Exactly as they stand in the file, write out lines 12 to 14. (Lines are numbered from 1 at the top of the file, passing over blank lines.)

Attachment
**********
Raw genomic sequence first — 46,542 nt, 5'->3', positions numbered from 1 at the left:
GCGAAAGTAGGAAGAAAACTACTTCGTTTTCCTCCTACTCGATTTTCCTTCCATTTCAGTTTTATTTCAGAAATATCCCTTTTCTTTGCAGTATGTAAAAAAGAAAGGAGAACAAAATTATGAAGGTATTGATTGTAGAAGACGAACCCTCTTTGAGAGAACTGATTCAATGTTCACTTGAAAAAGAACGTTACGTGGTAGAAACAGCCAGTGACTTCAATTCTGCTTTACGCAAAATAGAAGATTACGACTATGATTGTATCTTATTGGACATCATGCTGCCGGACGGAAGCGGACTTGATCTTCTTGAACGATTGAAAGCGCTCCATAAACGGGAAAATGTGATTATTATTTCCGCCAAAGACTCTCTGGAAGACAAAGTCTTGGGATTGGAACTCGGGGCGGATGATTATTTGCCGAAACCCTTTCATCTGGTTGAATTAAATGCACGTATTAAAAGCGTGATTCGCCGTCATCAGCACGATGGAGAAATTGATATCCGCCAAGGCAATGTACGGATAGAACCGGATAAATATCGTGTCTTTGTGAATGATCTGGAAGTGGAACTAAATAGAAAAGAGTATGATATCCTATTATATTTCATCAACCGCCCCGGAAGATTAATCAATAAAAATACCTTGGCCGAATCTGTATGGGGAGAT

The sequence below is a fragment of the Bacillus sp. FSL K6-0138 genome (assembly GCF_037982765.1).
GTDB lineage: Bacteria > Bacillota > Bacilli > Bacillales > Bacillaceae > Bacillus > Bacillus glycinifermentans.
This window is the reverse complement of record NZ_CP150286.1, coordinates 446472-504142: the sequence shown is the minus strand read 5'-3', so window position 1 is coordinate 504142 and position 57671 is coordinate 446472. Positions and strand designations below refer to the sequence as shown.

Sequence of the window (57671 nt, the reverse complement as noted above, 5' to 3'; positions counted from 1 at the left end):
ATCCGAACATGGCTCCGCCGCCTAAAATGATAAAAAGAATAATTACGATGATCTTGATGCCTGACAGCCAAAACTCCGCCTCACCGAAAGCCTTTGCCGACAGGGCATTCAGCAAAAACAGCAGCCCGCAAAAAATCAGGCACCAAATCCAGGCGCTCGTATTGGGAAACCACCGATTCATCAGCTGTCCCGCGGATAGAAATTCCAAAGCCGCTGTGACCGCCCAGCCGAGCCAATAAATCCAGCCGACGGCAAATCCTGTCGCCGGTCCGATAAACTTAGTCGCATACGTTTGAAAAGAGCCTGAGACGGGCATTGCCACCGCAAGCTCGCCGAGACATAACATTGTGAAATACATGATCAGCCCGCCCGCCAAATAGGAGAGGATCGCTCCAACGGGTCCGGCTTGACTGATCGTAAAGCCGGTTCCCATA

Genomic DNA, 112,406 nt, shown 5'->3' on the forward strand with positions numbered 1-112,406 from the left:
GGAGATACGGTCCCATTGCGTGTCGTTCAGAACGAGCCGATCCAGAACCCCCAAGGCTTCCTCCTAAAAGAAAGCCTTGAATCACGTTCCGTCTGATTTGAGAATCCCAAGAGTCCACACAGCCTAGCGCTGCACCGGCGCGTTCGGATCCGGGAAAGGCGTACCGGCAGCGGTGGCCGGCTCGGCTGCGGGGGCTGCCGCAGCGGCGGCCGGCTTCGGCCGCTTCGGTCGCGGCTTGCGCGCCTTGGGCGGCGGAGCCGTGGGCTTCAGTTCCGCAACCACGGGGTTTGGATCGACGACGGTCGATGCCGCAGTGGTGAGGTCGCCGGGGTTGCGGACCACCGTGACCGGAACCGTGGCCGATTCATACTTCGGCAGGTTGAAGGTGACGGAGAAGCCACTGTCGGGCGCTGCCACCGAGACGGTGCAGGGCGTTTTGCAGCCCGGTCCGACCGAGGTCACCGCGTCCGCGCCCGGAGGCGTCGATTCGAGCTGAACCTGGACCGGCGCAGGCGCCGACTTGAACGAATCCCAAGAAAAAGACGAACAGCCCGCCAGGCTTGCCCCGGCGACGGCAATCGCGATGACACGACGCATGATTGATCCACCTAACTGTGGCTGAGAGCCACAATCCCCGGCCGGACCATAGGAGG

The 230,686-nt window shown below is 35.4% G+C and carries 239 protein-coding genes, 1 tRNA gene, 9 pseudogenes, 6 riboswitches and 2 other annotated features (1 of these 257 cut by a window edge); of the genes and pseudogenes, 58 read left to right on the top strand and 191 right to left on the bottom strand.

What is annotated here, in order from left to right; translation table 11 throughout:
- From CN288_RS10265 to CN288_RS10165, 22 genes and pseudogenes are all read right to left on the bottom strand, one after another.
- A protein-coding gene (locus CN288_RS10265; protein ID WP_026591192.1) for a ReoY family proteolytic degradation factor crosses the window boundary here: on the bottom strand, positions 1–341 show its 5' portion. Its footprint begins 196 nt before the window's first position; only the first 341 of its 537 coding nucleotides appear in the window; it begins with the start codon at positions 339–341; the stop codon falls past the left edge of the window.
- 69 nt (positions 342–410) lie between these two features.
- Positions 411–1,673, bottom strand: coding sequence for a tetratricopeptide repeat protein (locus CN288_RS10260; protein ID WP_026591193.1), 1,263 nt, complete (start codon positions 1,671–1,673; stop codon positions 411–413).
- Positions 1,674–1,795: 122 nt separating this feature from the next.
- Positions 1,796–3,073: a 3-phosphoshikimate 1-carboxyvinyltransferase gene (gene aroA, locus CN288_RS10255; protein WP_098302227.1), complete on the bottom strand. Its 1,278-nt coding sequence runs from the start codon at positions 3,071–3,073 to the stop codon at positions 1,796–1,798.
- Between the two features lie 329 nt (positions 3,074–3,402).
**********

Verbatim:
- From CN288_RS10265 to CN288_RS10165, 22 genes and pseudogenes are all read right to left on the bottom strand, one after another.
- A protein-coding gene (locus CN288_RS10265; protein ID WP_026591192.1) for a ReoY family proteolytic degradation factor crosses the window boundary here: on the bottom strand, positions 1–341 show its 5' portion. Its footprint begins 196 nt before the window's first position; only the first 341 of its 537 coding nucleotides appear in the window; it begins with the start codon at positions 339–341; the stop codon falls past the left edge of the window.
- 69 nt (positions 342–410) lie between these two features.